Today I’m sharing with you how to plant, harvest, and store your garlic. I am a huge fan of garlic and use it in almost all of my savory dishes. In fact, I go through so much garlic I became tired of always needing to add it to my grocery list, I decided to try and grow some myself.
The first year I tried to grow garlic, I followed the instructions on the bulb bag from the garden center, and it said to plant in early spring, and I did get some growth, however no garlic. I didn’t realize, depending on the region you live in, those directions are not necessarily the best. Garlic takes time to grow, and if you live in a region where your growing season is short, then you should definitely follow this guideline for a successful garlic harvest.
- When to plant: Plant your garlic bulbs in late September or early October. Just how you would plant your flower bulbs. They need about 5-6, sometimes 7 months to grow and mature.
- How to plant: Separate all of the cloves from the head of garlic, making sure the cloves still have their outer layer of skin on them. Plant 2″ deep into the soil, cover with organic compost/mulch, and wait.
- Spring: You should start to see the garlic sprouting up. If you live in an area where you still have frost, you may want to consider covering the shoots to protect them.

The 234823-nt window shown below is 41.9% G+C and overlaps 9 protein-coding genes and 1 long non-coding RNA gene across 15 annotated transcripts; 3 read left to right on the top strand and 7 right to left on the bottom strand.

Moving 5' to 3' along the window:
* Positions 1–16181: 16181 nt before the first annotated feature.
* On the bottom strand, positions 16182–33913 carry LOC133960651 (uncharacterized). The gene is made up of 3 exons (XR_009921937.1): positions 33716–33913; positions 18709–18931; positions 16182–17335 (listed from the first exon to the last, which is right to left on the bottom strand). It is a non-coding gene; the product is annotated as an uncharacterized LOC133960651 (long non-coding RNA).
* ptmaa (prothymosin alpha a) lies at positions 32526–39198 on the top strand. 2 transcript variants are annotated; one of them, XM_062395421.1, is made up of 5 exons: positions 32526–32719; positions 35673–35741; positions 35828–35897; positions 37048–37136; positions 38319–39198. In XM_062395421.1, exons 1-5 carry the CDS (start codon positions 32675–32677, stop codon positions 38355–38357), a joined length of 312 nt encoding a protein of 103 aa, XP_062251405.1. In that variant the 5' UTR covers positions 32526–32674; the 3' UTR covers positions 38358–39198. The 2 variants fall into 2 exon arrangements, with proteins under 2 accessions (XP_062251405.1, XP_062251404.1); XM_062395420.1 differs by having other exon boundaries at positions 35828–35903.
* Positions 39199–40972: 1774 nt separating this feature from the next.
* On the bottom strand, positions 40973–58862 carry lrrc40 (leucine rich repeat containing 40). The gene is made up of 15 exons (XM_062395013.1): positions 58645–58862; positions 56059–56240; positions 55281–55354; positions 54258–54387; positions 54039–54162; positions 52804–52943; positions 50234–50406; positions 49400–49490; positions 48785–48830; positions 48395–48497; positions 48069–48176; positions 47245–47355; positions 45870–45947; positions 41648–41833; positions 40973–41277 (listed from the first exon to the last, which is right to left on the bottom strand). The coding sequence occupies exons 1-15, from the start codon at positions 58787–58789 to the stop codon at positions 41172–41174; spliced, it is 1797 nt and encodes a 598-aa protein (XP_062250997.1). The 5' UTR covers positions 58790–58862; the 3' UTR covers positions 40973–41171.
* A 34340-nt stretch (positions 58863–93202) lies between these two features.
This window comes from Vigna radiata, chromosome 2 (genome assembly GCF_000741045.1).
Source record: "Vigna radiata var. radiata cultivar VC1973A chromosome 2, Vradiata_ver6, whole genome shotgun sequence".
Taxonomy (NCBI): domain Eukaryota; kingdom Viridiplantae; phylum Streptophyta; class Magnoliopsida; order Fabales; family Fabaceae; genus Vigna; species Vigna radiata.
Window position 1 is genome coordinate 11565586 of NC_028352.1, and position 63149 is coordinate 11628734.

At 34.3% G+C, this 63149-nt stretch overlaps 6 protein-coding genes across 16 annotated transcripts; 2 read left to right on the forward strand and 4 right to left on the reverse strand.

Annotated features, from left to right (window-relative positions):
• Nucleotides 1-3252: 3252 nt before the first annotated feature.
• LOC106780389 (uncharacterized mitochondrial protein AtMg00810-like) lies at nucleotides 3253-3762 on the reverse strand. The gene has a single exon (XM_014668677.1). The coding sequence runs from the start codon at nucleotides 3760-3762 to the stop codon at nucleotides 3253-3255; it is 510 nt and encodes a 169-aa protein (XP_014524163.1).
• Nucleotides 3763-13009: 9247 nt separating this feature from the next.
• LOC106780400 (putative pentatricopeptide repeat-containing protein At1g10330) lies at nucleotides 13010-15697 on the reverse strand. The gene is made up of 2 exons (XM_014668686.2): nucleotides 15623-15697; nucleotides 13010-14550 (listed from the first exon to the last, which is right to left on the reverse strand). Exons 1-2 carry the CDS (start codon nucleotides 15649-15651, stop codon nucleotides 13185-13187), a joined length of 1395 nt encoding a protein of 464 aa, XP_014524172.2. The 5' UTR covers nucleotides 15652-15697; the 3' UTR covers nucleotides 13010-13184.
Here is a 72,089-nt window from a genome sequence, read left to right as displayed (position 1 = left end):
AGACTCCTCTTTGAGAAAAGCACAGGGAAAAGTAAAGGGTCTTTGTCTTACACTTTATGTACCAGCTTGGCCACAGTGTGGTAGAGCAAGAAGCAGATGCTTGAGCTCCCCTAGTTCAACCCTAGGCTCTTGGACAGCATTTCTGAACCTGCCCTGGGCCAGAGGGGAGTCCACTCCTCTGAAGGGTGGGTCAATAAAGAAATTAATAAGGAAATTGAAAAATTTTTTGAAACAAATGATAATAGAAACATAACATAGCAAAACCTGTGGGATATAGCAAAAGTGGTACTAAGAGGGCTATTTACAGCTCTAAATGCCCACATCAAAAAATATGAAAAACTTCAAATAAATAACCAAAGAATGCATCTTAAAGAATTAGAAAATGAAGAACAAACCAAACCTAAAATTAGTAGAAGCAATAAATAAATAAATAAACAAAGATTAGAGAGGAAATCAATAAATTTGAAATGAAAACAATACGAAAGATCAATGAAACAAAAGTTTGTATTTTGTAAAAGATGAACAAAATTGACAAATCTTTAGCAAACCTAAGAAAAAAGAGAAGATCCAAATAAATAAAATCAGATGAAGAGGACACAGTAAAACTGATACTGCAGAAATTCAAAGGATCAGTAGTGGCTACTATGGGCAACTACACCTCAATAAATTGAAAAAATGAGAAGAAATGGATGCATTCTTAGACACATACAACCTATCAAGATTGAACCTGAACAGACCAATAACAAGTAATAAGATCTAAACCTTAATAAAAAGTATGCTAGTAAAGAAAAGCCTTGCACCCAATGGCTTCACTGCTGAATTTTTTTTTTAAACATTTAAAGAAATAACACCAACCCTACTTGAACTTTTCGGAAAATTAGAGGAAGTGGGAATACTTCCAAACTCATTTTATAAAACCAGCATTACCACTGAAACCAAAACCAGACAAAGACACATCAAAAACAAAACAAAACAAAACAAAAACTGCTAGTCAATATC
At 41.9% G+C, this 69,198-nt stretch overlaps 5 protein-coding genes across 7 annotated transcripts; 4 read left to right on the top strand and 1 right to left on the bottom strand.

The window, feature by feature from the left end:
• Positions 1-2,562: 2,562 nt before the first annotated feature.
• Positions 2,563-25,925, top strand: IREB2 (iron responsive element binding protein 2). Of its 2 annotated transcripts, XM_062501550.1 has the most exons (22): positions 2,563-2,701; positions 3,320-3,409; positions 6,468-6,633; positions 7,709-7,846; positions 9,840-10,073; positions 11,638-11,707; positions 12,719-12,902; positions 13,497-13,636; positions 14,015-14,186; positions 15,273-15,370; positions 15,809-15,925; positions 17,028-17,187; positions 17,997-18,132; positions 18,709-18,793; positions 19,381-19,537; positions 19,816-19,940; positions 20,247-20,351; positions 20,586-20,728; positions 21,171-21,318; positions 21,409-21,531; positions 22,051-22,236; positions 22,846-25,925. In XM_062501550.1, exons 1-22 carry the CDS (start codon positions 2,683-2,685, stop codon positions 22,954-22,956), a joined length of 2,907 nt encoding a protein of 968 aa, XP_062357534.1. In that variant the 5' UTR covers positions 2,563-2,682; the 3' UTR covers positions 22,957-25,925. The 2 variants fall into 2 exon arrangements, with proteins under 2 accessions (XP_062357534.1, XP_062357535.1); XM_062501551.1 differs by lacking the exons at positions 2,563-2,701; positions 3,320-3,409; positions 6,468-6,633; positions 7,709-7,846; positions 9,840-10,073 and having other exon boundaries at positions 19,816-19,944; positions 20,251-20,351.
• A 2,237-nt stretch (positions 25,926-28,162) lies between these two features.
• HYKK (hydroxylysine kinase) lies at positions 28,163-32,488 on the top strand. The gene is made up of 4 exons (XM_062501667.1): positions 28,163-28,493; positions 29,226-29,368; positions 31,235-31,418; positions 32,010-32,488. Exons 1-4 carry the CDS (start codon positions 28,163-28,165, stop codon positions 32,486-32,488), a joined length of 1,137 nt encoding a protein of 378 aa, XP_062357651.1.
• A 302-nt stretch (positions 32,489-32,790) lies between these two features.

- Late Spring/Early Summer: You will begin to see garlic scapes. Which are basically blooms from the garlic and they start to twist and curl as they grow. It’s important to cut these so all of the energy will be focused on your garlic bulbs and not the flowers. You can utilize the scapes by making pesto, garlic scape butter, or add them to your salads. Once the scapes have been cut, you will need to wait another 3-4 weeks after that.
- When to harvest: Your garlic should be ready to harvest when you see the bottom 2-3 leaves dry and turn brown. Depending on the soil you have, you might be able to carefully pull out the garlic at the base of the leaves and shake off any dirt. If your soil is very hard and clay-like, I recommend using a small shovel or garden tool to help you dig them out of the soil. Being careful to not bruise them by hitting them on the ground, or bucket. The bulbs are very soft and tender at this stage.
- How to dry: There are several different ways you can dry your garlic. You can use a drying rack, hang them in a well-ventilated area, or you can braid them for a more decorative hanging method. You can also brush the debris off with a soft brush before you dry. I personally like to let them hang dry for 2 weeks, then pull the bottom/outer dry leaves down off of the bulbs and all of the dirt comes off very easily.
- Curing: Now you need to continue to be patient a few more weeks before you can actually enjoy your garlic. They need an additional 4-6 weeks more of curing.
- Enjoy: Once your garlic is cured, cut the remaining stems off leaving about 2-3 inches, and enjoy.
Note: If you have a small garden and wish to plant several bulbs, spread them out around your garden beds, don’t use up an entire bed for them. That way you can utilize the space in your beds for other vegetables while your garlic matures, they don’t need too much room.
I hope this information was helpful for you and you are inspired to grow your own garlic.
Gretchen ~ All 4 One Home